In this opinion article, South African National Roads Agency Limited (Sanral) N2 Wild Coast Road lead project manager Craig McLachlan writes about how investment in road infrastructure can support South Africa's post-Covid-19 economic recovery.
In its 'South African Economic Reconstruction and Recovery Plan', the government speaks about needing to “break the stranglehold” in which the country found itself towards the end of 2020, particularly regarding the “sustained low levels of investment and growth”.
The wrestling metaphor is apt. But this challenge is far from the televised showmanship of WWE Smack Down; at its core is the vital struggle to achieve an equitable, inclusive economy that “benefits all South Africans”.
According to a report from the Institute for Economic Justice, total capital investments in the economy – gross fixed capital formation (GFCF) – in 2019, were only 18% of the country’s gross domestic product (GDP) of which the private sector contributed about 13%. The government wants this to be 30% of GDP by 2030, and the private sector “augmenting” that with 20%.
In June 2020, Public Works and Infrastructure Minister Patricia de Lille reported to Parliament that, over the past four years, State-owned entities, including Sanral, had underspent by more than R140-billion on infrastructure.
The use of government funding for public works has always been vital to the economic and social health of a nation, especially as a booster to help lift economies out of a recession.
The government, recognising the objective of any infrastructure development is to provide ongoing employment opportunities and sustainable economic growth and that it would require private sector and institutional support, proposed to de-risk infrastructure investments through blended finance and public-private partnerships (PPPs).
Sanral’s core mission to mobilise South Africa’s economy through the strategic planning, design, construction, operation, rehabilitation and maintenance of the national roads remains unwavering. It manages more than 22 000 km of the national proclaimed road network, about 4% of the entire network. But that 4% segment carries more than 35% of all vehicle kilometres travelled and more than 70% of long-distance road freight.
Thus, from the outset, Sanral was identified as playing an integral part in the Sustainable Infrastructure Development System (SIDS) methodology to guide infrastructure development, along with Transnet and the water boards. Realising that time was of the essence, by August 2020, Sanral had advertised for more than 270 maintenance, operations and construction projects worth R30.2-billion. Within weeks, it had given the green light to about 140 projects worth R7.3-billion.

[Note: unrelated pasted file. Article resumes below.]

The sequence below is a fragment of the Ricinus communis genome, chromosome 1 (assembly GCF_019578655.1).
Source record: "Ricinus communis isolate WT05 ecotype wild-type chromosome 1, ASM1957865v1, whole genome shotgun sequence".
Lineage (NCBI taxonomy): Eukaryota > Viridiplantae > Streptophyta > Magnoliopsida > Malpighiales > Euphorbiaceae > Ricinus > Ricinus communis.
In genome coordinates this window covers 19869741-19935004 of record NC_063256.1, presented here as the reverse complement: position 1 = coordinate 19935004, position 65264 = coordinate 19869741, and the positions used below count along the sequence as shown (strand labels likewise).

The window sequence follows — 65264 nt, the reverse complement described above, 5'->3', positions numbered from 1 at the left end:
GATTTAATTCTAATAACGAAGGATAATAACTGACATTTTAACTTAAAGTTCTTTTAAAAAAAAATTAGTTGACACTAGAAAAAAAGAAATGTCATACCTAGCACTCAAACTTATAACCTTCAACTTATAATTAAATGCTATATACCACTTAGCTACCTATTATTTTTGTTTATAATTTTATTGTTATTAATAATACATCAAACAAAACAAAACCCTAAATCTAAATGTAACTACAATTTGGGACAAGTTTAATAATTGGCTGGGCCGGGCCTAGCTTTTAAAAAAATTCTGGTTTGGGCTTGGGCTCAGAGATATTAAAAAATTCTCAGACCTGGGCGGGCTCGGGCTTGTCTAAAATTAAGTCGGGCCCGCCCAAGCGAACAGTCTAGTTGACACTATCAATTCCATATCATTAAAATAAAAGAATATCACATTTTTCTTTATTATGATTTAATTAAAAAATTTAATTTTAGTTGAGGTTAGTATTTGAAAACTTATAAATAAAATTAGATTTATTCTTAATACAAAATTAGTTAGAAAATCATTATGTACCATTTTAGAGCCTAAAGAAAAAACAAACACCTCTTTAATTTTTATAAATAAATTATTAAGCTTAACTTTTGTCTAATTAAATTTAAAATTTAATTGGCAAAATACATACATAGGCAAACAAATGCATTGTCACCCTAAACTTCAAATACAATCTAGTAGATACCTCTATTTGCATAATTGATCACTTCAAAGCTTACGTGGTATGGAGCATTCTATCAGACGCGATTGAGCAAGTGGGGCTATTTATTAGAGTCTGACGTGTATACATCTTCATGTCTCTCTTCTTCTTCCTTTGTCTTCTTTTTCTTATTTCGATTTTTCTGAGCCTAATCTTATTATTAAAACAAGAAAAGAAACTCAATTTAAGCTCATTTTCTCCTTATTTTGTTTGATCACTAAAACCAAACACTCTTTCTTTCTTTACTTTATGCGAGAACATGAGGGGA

By November 2020, Sanral had awarded approximately R14-billion of the R30-billion road construction projects.
Sanral’s mobilisation means more than simply building and maintaining the roadworks – it is the arteries through which pumps the blood of progress and development, from revitalised construction conglomerates to the black women-owned small, medium-sized and microenterprises (SMMEs) in the country’s rural areas, participating in roadworks as a part of the agency’s Socio-Economic Development (SED) strategy. This strategy explicitly aims to empower local and previously disadvantaged communities within a Sanral project area. In addition, it maximises job opportunities for local entrepreneurs, particularly SMMEs, during all phases of a project.
An unexpected consequence of the Covid-19 pandemic and the subsequent hard lockdown was that it created opportunities for a new approach to stakeholder relations and social facilitation. Our initial feedback from stakeholders regarding the virtual platform engagements have been very positive. As the lockdown regulations eased, this engagement was further enhanced by the introduction of regional transformation officers (RTOs) to facilitate efforts to increase local participation areas such as second-tier procurement and monitoring and measuring the progress of transformation. In FY2021, 8% of contracts by number – representing 77% of contract by value – were awarded to majority black-owned companies.